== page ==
General Conference is the gift that keeps on giving. In his Saturday night’s talk, Elder Renlund tried to justify not having any more information on our Mother in Heaven with the following paragraph:
Ever since God appointed prophets, they have been authorized to speak on His behalf. But they do not pronounce doctrines fabricated “of [their] own mind” or teach what has not been revealed. Consider the words of the Old Testament prophet Balaam, who was offered a bribe to curse the Israelites to benefit Moab. Balaam said, “If [the king of Moab] would give me his house full of silver and gold, I cannot go beyond the word of the Lord my God, to do less or more.” Latter-day prophets are similarly constrained. Demanding revelation from God is both arrogant and unproductive. Instead, we wait on the Lord and His timetable to reveal His truths through the means that He has established.Women’s Session, 2022 Elder Renlund
While I could do a whole post on the statement that prophets “do not pronounce doctrines fabricated “of [their] own mind” (Adam = God anyone?), I’d like to focus on his declaration that “Demanding revelation from God is both arrogant and unproductive” If you look up the word “Strawman” in the dictionary, this is the textbook example.
What Elder Renlund is saying is that there are only two ways to learn about Heavenly Mother. One is we can just wait for revelation (the right way), and the other is we can demand an answer (arrogant and unproductive). There is no middle way. Asking is not allowed. Wait or demand.
The response to this just writes itself.
If any of you lack wisdom, let himJames 1:5
demandask of God, that giveth to all men liberally, and upbraideth not, and it shall be given
Was Joseph Smith arrogant and unproductive then he asked God which church was right? Was Spencer Kimball arrogant when he asked God about giving blacks the priesthood?
Was the brother of Jared arrogant when he “did cry unto the Lord”? Cry is a strong word. In other verses in the book of Ether the brother of Jared “inquired of the Lord”, but in some cases he cried to the Lord. Sounding a lot like demanding?
It seems Renlund is “upbraiding”  us, while God would never do that just for asking, as James 1:5 tells us.
What are your thoughts on the “demanding” declaration by Elder Renlund? Is this just sexism, since it is women asking, so they are demanding, while Joseph, SWK and the brother of Jared are men so they are asking? Does this perpetuate the stereotype of the “shrill woman yelling (demanding)”?
 find fault with (someone); scold.
Image by Stefan Keller from Pixabay
I’m willing to suspend my demands if the Q15 is willing to ask (and answer) tough questions for me. If I’m not allowed to ask about Heavenly Mother, I expect one of the 15 prophets, seers, and revelators to do it for me.
The problem is, they aren’t asking. They aren’t asking even though it’s on everyone’s mind. Same with blacks and the priesthood/temple. We are dying to know if the ban was the Lord’s will or just Brigham Young’s agenda. And we are kind of curious about polygamy too. Was that really the Lord’s idea? And finally, what about LGBTQ folks? I’ve heard DA Oaks say that “we just don’t know” when addressing why we have LGBTQs among us. You don’t know why? Then ask.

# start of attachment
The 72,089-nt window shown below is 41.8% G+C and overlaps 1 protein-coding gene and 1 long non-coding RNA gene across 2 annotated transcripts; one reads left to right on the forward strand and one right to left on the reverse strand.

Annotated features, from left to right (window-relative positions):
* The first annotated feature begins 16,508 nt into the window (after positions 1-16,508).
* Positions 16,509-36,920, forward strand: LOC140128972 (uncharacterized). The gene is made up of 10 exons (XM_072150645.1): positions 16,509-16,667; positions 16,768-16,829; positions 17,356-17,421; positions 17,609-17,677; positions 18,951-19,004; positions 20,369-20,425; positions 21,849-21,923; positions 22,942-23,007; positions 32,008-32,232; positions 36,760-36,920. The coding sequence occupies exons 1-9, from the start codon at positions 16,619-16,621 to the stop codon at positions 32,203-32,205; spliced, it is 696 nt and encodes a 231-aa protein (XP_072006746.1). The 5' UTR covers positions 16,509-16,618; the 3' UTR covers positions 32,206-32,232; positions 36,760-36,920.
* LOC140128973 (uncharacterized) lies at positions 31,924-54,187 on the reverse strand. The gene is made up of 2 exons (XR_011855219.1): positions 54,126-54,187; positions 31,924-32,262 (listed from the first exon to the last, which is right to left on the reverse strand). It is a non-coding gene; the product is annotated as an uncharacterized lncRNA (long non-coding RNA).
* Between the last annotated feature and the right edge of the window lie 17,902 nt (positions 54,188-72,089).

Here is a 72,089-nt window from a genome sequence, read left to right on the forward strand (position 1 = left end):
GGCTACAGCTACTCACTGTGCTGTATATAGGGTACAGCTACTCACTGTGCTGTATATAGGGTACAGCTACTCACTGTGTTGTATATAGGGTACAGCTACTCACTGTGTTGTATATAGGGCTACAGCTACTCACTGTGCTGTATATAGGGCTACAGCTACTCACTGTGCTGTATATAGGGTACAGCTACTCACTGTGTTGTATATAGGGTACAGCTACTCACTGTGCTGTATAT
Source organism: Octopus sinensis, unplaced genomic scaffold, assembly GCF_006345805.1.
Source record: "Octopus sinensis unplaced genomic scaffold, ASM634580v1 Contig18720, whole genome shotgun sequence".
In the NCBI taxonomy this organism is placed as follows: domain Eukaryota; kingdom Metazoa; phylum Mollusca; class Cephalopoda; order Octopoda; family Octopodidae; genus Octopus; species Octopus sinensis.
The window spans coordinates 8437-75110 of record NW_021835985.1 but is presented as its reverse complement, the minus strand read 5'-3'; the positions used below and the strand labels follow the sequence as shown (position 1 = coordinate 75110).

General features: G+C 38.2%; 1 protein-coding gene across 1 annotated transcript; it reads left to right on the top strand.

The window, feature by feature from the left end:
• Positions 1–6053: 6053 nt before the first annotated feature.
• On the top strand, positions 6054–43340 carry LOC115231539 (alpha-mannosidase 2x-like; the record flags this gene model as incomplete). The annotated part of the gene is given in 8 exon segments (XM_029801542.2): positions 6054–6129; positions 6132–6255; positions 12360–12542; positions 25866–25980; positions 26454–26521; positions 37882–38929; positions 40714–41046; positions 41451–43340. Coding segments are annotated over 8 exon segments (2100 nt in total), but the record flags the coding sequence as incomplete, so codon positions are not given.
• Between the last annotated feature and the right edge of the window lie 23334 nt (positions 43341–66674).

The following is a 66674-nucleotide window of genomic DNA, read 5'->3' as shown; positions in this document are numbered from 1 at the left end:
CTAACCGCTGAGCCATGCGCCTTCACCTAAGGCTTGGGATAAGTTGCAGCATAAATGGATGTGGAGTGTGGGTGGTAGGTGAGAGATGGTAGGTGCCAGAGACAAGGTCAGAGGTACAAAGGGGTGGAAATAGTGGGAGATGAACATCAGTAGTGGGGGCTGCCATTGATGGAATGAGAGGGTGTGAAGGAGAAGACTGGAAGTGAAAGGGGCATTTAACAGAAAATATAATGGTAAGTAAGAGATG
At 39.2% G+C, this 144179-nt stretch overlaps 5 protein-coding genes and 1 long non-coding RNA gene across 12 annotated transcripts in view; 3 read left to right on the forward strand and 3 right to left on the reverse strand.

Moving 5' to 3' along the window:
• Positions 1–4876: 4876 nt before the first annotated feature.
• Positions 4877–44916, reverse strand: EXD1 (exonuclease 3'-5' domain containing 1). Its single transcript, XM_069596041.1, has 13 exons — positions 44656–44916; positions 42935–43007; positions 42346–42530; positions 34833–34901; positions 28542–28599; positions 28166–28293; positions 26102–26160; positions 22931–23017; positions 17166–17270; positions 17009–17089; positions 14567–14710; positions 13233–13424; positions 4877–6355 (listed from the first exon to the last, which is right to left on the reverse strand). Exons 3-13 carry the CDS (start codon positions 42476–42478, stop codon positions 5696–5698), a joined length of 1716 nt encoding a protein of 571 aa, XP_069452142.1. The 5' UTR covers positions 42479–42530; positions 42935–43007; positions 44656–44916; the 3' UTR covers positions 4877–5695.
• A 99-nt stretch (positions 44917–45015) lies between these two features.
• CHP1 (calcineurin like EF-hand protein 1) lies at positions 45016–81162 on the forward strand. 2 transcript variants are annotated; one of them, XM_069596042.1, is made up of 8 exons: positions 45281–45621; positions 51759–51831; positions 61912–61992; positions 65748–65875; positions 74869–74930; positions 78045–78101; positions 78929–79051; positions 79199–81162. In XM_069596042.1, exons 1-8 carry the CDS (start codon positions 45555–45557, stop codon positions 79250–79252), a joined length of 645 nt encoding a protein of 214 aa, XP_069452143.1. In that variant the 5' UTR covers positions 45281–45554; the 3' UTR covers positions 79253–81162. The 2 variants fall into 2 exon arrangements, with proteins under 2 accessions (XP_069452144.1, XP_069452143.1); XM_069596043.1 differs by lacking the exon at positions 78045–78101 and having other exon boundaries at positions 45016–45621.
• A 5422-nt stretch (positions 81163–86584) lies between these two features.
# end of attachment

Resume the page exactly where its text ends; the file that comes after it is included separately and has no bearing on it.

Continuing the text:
The Book of Mormon was written for our time, right? Why doesn’t it address these issues? So if our “fullness of the Gospel” scriptures don’t answer these questions, and the 15 won’t answer these questions, I guess I’ll demand some personal revelation after all.
I actually think it is quite arrogant and unproductive that the “prophet” claims to receive revelations from God that affects so many people in very personal and harmful ways. I get that the top dog of a religion, corporation or whatever has to make decisions and regulations to keep it running and solvent, but to claim on a regular basis that he is speaking for God is unbelievably arrogant. He’s God for Pete’s sake. We are all little ants on this earth. I get that they were raised up to believe that if the thought or idea came into their head it must be from God, but I believe this is what God was referring to when He said not to take His name in vain. I can see why that commandment was thrown in along with don’t murder, steal, commit adultery etc. Those commandments are telling us not to hurt one another. And it can hurt people sometimes very badly in convincing them that God thinks badly of them in ways when in reality God doesn’t feel that way at all! It seems to me the more humble a man becomes the more aware he becomes of his fallibility. That’s why Jesus said the beggar, while looking down asking for mercy was in a better place than a man looking up thanking God for making him special. I’m just venting here. We don’t need a middle man in trying to communicate with God. We need to just do our best in trying to love one another. End of sermon haha!
I find it amazing the Russell M. Nelson declares something a divine revelation and then that policy is reversed a few short years later.
1. Nov. 13, 2015 – Same-Sex couples are apostates and children are barred from baby-naming and baptism ceremonies
2. Jan. 10, 2016 – Pres. Nelson in Worldwide devotional – declares that 2015 Same-Sex policy was divine revelation
3. April 4, 2019 – 2015 Same-Sex policy is reversed. Couples are not in apostasy and children can be named & baptized